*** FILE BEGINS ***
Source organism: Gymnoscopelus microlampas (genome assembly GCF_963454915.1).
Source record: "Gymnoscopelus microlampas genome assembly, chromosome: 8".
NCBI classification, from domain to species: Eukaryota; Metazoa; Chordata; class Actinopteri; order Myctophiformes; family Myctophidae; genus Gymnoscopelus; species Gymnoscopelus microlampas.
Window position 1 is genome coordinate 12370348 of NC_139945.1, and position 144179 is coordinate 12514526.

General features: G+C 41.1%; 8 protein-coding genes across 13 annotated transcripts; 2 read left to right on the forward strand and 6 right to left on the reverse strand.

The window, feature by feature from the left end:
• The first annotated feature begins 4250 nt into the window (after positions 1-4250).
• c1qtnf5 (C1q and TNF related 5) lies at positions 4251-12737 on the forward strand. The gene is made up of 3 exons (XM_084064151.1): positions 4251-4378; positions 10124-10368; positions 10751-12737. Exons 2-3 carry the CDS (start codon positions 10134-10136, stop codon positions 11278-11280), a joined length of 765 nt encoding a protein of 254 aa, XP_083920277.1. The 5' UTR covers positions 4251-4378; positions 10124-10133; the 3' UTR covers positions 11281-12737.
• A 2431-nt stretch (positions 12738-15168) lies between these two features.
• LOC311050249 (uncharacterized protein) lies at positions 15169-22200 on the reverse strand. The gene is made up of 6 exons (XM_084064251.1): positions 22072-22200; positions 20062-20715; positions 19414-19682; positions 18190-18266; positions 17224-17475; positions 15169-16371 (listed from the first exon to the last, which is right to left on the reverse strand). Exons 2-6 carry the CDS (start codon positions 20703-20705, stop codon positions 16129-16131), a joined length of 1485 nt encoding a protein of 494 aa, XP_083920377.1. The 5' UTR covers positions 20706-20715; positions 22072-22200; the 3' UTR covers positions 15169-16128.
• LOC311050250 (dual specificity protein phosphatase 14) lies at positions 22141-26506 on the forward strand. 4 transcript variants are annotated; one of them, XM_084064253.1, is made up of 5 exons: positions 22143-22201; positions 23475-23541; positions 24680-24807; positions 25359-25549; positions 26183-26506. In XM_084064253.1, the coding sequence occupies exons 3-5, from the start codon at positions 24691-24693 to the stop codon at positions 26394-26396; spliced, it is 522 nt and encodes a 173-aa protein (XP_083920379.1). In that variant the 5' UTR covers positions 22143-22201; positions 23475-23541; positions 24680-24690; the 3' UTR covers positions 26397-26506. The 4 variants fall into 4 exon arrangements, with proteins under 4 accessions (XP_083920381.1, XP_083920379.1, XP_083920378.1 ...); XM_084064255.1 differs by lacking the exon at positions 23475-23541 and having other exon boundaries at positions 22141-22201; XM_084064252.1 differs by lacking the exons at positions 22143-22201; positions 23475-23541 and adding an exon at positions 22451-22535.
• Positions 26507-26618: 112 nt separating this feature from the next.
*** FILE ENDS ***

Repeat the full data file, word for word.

Source organism: Gymnoscopelus microlampas (genome assembly GCF_963454915.1).
Source record: "Gymnoscopelus microlampas genome assembly, chromosome: 8".
NCBI classification, from domain to species: Eukaryota; Metazoa; Chordata; class Actinopteri; order Myctophiformes; family Myctophidae; genus Gymnoscopelus; species Gymnoscopelus microlampas.
Window position 1 is genome coordinate 12370348 of NC_139945.1, and position 144179 is coordinate 12514526.

General features: G+C 41.1%; 8 protein-coding genes across 13 annotated transcripts; 2 read left to right on the forward strand and 6 right to left on the reverse strand.

The window, feature by feature from the left end:
• The first annotated feature begins 4250 nt into the window (after positions 1-4250).
• c1qtnf5 (C1q and TNF related 5) lies at positions 4251-12737 on the forward strand. The gene is made up of 3 exons (XM_084064151.1): positions 4251-4378; positions 10124-10368; positions 10751-12737. Exons 2-3 carry the CDS (start codon positions 10134-10136, stop codon positions 11278-11280), a joined length of 765 nt encoding a protein of 254 aa, XP_083920277.1. The 5' UTR covers positions 4251-4378; positions 10124-10133; the 3' UTR covers positions 11281-12737.
• A 2431-nt stretch (positions 12738-15168) lies between these two features.
• LOC311050249 (uncharacterized protein) lies at positions 15169-22200 on the reverse strand. The gene is made up of 6 exons (XM_084064251.1): positions 22072-22200; positions 20062-20715; positions 19414-19682; positions 18190-18266; positions 17224-17475; positions 15169-16371 (listed from the first exon to the last, which is right to left on the reverse strand). Exons 2-6 carry the CDS (start codon positions 20703-20705, stop codon positions 16129-16131), a joined length of 1485 nt encoding a protein of 494 aa, XP_083920377.1. The 5' UTR covers positions 20706-20715; positions 22072-22200; the 3' UTR covers positions 15169-16128.
• LOC311050250 (dual specificity protein phosphatase 14) lies at positions 22141-26506 on the forward strand. 4 transcript variants are annotated; one of them, XM_084064253.1, is made up of 5 exons: positions 22143-22201; positions 23475-23541; positions 24680-24807; positions 25359-25549; positions 26183-26506. In XM_084064253.1, the coding sequence occupies exons 3-5, from the start codon at positions 24691-24693 to the stop codon at positions 26394-26396; spliced, it is 522 nt and encodes a 173-aa protein (XP_083920379.1). In that variant the 5' UTR covers positions 22143-22201; positions 23475-23541; positions 24680-24690; the 3' UTR covers positions 26397-26506. The 4 variants fall into 4 exon arrangements, with proteins under 4 accessions (XP_083920381.1, XP_083920379.1, XP_083920378.1 ...); XM_084064255.1 differs by lacking the exon at positions 23475-23541 and having other exon boundaries at positions 22141-22201; XM_084064252.1 differs by lacking the exons at positions 22143-22201; positions 23475-23541 and adding an exon at positions 22451-22535.
• Positions 26507-26618: 112 nt separating this feature from the next.